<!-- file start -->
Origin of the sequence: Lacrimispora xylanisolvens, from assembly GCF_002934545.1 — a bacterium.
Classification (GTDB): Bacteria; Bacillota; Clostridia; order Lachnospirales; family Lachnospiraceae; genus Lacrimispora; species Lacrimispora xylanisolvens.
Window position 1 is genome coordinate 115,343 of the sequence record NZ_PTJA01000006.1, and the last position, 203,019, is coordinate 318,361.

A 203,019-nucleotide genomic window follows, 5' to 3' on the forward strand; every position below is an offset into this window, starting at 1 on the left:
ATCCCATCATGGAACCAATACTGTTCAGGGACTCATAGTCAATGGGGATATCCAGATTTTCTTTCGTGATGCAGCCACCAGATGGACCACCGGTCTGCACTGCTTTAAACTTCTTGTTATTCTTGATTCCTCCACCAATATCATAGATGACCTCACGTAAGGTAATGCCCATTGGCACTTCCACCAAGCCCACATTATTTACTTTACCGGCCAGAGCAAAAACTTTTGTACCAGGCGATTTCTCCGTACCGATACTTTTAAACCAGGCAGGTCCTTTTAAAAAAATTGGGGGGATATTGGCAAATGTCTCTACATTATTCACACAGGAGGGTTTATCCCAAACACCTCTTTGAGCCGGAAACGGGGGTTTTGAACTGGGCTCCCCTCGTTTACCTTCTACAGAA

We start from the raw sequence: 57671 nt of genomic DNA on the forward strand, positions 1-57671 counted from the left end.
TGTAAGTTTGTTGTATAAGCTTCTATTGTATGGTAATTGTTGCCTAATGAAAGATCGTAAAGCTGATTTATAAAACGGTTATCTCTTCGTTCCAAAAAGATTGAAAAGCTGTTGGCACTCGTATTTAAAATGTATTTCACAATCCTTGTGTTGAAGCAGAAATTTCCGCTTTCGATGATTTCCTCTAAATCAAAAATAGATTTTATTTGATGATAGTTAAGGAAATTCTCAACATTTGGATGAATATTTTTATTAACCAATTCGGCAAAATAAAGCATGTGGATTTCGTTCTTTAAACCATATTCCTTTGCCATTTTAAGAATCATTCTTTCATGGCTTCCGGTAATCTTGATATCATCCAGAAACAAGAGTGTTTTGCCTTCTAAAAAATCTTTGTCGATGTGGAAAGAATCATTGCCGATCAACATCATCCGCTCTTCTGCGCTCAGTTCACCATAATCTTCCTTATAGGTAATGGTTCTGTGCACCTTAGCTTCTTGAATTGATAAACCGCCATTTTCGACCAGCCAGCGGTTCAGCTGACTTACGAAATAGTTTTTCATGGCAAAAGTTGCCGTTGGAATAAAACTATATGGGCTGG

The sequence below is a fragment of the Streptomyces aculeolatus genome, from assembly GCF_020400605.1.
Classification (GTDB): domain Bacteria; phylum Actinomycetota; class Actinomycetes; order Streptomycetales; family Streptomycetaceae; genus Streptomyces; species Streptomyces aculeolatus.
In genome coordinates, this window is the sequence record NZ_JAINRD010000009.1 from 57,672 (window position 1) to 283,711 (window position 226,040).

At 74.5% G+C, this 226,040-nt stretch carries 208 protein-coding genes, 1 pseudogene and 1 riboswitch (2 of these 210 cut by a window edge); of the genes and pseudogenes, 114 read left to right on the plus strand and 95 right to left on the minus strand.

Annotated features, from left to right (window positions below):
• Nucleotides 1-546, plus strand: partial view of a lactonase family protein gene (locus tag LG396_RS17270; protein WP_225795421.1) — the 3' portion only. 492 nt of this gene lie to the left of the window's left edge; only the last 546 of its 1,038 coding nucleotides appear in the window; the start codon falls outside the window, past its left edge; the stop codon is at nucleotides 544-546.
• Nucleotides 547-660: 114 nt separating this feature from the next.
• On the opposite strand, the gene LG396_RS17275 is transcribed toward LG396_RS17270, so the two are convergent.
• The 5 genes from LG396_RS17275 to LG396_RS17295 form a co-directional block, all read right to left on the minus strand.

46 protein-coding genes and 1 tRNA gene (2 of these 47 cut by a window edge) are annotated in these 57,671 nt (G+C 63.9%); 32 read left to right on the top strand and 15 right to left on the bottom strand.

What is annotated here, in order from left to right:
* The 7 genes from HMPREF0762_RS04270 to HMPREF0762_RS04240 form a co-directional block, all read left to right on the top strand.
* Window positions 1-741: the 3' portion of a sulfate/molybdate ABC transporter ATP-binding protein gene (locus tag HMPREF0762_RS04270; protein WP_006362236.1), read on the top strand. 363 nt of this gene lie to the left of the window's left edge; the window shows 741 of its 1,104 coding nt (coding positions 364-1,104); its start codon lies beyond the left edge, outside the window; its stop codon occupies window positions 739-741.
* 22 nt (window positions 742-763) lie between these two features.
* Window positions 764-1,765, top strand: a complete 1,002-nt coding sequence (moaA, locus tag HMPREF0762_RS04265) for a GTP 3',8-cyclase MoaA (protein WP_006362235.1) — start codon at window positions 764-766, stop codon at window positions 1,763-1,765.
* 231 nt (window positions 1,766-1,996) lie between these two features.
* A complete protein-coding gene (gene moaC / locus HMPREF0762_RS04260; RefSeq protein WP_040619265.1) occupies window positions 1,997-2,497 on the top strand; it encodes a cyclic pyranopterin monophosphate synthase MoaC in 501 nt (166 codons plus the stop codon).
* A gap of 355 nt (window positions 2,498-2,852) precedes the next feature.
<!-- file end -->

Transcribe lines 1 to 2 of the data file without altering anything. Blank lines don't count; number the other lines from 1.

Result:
Origin of the sequence: Lacrimispora xylanisolvens, from assembly GCF_002934545.1 — a bacterium.
Classification (GTDB): Bacteria; Bacillota; Clostridia; order Lachnospirales; family Lachnospiraceae; genus Lacrimispora; species Lacrimispora xylanisolvens.